Playing an instrument or singing music uses both sides of the brain. Statistics have shown that band and choir students are genuinely smarter than other kids in their class, and this is why. Take wind instruments for example: While playing the flute, flutists are focused on breathing, reading the music, note length, fingering the proper notes, balance, intonation, posture, articulation, and many other things the conductor asks of them. This may seem overwhelming, but the brain develops a process that it follows every time he or she pics up their instrument. This process exercises the brain on both sides which is why many musicians are people of both logical and creative thinking. It can even improve their listening skills. Nina Kraus, a Hugh Knowels professor of neurobiology, says, “. . . musical training as children makes better listeners later in life" (“Northwestern Researchers” 19). The same goes for choir students. While singing, a singer must practice correct posture, breathing techniques, correct pitch and rhythm, and anything else the conductor asks of them. If these students are getting better grades and...
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...ation” (Chock, par. 6).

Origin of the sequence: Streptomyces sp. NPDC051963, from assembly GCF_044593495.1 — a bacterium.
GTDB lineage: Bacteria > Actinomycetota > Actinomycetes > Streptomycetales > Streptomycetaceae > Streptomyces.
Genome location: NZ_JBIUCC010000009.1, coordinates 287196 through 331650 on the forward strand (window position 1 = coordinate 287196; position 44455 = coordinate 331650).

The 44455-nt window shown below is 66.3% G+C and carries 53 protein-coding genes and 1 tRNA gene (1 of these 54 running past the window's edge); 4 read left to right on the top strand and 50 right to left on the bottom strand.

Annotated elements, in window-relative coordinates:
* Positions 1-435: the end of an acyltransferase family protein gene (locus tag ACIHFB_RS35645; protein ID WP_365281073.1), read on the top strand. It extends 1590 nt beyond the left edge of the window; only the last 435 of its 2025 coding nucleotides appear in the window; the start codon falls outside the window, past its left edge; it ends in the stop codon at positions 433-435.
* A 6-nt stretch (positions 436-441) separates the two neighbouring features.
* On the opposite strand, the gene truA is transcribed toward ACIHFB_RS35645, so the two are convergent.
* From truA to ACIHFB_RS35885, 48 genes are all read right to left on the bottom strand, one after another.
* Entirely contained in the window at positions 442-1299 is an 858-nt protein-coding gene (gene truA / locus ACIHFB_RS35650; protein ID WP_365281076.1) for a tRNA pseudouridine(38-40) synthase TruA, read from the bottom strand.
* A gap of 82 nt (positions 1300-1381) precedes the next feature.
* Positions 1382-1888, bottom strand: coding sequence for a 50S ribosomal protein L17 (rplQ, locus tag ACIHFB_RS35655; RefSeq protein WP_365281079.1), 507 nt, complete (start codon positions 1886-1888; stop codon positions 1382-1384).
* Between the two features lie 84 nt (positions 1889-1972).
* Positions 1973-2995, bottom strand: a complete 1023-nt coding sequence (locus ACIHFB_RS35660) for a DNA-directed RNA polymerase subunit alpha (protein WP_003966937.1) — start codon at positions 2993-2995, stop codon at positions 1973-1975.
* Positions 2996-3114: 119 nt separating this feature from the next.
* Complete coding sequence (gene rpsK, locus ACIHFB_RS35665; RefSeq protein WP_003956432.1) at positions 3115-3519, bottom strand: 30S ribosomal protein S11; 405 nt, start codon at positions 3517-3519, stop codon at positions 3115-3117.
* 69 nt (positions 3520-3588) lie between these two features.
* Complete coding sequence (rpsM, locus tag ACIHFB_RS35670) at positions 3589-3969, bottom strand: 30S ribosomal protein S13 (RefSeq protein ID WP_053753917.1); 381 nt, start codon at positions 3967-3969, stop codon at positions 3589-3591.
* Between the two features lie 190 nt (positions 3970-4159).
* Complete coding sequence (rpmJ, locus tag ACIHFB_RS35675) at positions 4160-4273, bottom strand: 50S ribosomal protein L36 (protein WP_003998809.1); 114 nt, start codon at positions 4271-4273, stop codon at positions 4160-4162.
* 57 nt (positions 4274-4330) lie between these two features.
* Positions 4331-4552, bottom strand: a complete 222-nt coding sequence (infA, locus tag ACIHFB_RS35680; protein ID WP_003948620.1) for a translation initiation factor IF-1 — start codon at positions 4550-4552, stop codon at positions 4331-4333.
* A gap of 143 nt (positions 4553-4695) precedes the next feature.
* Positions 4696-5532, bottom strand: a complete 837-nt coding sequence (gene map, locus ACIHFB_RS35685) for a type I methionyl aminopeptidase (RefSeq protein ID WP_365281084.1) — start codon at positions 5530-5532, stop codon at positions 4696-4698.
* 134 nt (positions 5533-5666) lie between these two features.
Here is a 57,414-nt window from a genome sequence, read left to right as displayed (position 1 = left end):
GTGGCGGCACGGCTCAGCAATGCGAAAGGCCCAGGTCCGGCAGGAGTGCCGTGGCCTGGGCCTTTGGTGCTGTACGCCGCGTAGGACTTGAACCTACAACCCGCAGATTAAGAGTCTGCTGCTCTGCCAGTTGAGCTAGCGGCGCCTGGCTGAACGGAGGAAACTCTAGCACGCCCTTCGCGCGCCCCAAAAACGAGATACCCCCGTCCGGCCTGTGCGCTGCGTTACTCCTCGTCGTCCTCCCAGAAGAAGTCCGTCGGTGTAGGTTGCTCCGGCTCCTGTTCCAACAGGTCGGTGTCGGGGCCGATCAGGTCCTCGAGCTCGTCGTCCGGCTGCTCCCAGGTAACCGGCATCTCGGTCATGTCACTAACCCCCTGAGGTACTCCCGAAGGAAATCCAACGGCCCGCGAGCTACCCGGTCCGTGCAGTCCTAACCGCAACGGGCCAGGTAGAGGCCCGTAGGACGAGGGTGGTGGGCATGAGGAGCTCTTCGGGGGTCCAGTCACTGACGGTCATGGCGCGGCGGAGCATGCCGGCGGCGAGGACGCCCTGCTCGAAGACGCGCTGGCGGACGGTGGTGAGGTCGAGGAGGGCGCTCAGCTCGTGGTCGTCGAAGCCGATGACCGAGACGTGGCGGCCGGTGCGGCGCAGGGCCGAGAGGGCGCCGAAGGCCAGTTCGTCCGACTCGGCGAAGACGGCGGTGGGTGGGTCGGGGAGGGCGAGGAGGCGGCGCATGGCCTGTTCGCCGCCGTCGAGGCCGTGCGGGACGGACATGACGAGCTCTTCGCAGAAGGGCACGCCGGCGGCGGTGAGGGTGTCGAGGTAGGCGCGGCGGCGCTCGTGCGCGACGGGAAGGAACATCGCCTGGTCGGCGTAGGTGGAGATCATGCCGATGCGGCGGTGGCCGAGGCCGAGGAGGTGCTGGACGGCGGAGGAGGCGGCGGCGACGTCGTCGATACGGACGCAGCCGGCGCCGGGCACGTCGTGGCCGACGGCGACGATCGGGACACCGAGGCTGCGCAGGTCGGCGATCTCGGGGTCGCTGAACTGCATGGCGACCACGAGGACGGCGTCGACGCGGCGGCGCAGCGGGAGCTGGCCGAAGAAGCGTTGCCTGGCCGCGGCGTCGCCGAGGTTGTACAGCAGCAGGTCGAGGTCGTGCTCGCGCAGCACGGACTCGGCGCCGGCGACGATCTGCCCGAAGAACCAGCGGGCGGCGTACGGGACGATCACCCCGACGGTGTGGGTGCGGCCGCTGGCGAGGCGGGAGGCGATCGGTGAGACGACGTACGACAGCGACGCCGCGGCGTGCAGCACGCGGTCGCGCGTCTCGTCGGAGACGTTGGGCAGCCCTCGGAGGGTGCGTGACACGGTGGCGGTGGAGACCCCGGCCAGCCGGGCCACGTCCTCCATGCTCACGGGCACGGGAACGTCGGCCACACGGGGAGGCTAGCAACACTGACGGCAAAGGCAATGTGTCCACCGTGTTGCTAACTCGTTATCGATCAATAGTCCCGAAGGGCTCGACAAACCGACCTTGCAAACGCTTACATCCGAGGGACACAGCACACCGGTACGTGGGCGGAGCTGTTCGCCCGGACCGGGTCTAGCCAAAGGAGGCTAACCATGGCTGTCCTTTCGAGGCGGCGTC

These are just a few of the many reasons why schools should keep funding and supporting the fine arts programs. Fine arts strengthens the brain, helps students explore their creativity, helps develop confidence, and is crucial to successful learning. Students in the fine arts programs love what they do, it’s something they believe in. Teachers love teaching the fine arts, and they don’t deserve to lose their jobs, especially during these hard economic times. It would be a shame if all of these students didn’t even have the option to take fine arts classes. If students, parents, and educators would take a stand, there may be a fix to this ongoing problem. People need to spread the facts on the importance of fine arts programs in schools, and hopefully, some day soon, they will flourish and will once again be cherished by a majority of society.
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